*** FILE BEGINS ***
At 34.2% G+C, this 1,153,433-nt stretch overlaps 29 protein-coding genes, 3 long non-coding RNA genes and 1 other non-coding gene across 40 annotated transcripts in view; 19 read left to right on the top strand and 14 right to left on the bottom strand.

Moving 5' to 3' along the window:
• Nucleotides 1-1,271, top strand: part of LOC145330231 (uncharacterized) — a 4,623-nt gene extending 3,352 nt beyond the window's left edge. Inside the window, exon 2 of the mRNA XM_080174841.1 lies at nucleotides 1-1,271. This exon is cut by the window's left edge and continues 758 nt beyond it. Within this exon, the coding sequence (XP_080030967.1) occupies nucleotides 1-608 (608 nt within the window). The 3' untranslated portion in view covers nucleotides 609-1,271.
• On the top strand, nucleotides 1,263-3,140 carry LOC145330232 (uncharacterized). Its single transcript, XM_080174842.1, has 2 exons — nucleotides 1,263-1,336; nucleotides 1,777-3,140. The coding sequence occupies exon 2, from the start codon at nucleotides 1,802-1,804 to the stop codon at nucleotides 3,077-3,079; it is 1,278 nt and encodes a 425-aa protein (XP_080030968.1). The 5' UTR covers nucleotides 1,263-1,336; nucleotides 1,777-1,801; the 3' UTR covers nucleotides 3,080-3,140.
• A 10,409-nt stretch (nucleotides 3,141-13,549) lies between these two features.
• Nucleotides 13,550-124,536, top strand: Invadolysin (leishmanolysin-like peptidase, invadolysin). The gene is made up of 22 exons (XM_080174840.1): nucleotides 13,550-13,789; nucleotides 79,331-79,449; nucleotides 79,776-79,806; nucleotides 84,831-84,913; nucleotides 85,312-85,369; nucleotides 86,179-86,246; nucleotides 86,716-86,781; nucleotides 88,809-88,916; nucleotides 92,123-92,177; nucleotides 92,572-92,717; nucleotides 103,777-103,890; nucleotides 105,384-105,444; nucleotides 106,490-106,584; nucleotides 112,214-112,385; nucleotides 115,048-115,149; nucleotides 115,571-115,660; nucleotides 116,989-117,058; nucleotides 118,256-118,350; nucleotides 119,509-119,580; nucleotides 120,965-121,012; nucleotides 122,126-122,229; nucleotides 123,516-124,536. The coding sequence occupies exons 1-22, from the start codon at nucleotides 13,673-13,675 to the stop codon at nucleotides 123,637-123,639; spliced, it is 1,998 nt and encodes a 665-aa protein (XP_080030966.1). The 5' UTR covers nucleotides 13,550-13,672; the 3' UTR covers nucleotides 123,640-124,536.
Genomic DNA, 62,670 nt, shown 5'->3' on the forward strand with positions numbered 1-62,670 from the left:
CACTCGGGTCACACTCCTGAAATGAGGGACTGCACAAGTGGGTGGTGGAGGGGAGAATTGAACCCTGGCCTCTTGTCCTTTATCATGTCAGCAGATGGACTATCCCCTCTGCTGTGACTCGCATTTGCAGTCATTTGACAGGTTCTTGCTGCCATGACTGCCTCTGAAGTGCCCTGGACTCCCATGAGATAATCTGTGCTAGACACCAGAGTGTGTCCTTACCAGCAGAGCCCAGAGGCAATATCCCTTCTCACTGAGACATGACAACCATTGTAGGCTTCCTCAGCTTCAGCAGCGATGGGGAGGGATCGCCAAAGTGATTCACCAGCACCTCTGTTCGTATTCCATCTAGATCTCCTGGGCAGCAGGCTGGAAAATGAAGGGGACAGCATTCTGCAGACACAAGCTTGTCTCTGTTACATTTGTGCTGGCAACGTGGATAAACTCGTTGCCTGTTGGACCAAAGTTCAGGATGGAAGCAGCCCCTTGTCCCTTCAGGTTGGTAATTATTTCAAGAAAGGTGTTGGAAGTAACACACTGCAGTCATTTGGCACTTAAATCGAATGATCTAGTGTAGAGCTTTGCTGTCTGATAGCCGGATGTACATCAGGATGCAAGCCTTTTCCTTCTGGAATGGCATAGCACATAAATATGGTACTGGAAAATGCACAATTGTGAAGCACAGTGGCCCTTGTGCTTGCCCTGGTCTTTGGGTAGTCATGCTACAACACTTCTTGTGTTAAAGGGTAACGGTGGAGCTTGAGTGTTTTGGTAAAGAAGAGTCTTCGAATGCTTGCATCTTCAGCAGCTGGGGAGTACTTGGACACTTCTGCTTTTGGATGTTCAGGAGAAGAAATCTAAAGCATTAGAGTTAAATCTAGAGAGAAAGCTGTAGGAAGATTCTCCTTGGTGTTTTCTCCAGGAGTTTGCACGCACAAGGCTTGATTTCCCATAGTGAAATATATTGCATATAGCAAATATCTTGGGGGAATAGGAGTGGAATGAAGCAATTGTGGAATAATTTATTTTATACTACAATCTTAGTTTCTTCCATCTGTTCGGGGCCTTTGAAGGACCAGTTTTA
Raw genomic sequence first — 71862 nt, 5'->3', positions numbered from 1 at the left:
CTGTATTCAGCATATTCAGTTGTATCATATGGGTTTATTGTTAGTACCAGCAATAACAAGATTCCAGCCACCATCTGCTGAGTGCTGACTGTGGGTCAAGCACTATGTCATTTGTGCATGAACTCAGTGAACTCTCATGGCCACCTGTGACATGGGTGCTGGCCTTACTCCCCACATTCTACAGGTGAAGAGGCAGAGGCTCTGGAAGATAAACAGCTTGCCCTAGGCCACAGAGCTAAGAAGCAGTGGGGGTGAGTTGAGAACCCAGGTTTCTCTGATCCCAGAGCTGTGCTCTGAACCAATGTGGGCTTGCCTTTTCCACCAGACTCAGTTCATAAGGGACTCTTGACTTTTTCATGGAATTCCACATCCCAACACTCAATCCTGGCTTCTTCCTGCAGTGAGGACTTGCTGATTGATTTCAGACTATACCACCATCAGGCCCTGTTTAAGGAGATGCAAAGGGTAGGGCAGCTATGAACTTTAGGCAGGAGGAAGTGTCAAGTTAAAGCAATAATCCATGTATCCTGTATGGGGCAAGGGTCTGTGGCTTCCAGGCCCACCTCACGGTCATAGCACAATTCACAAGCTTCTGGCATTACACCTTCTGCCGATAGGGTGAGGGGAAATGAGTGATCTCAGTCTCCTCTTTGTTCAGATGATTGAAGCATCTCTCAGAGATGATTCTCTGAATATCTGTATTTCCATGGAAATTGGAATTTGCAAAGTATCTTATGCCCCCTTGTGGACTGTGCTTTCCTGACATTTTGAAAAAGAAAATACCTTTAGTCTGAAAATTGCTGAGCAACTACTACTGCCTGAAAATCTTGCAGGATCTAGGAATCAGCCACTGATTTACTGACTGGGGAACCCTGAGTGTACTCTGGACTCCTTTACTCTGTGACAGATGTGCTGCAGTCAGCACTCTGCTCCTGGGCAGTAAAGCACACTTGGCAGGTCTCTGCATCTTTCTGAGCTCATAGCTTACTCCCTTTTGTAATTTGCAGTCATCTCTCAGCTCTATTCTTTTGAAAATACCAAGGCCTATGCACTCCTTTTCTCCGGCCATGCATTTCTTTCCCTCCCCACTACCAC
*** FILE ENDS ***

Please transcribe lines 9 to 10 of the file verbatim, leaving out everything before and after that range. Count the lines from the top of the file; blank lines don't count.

Raw genomic sequence first — 71862 nt, 5'->3', positions numbered from 1 at the left:
CTGTATTCAGCATATTCAGTTGTATCATATGGGTTTATTGTTAGTACCAGCAATAACAAGATTCCAGCCACCATCTGCTGAGTGCTGACTGTGGGTCAAGCACTATGTCATTTGTGCATGAACTCAGTGAACTCTCATGGCCACCTGTGACATGGGTGCTGGCCTTACTCCCCACATTCTACAGGTGAAGAGGCAGAGGCTCTGGAAGATAAACAGCTTGCCCTAGGCCACAGAGCTAAGAAGCAGTGGGGGTGAGTTGAGAACCCAGGTTTCTCTGATCCCAGAGCTGTGCTCTGAACCAATGTGGGCTTGCCTTTTCCACCAGACTCAGTTCATAAGGGACTCTTGACTTTTTCATGGAATTCCACATCCCAACACTCAATCCTGGCTTCTTCCTGCAGTGAGGACTTGCTGATTGATTTCAGACTATACCACCATCAGGCCCTGTTTAAGGAGATGCAAAGGGTAGGGCAGCTATGAACTTTAGGCAGGAGGAAGTGTCAAGTTAAAGCAATAATCCATGTATCCTGTATGGGGCAAGGGTCTGTGGCTTCCAGGCCCACCTCACGGTCATAGCACAATTCACAAGCTTCTGGCATTACACCTTCTGCCGATAGGGTGAGGGGAAATGAGTGATCTCAGTCTCCTCTTTGTTCAGATGATTGAAGCATCTCTCAGAGATGATTCTCTGAATATCTGTATTTCCATGGAAATTGGAATTTGCAAAGTATCTTATGCCCCCTTGTGGACTGTGCTTTCCTGACATTTTGAAAAAGAAAATACCTTTAGTCTGAAAATTGCTGAGCAACTACTACTGCCTGAAAATCTTGCAGGATCTAGGAATCAGCCACTGATTTACTGACTGGGGAACCCTGAGTGTACTCTGGACTCCTTTACTCTGTGACAGATGTGCTGCAGTCAGCACTCTGCTCCTGGGCAGTAAAGCACACTTGGCAGGTCTCTGCATCTTTCTGAGCTCATAGCTTACTCCCTTTTGTAATTTGCAGTCATCTCTCAGCTCTATTCTTTTGAAAATACCAAGGCCTATGCACTCCTTTTCTCCGGCCATGCATTTCTTTCCCTCCCCACTACCAC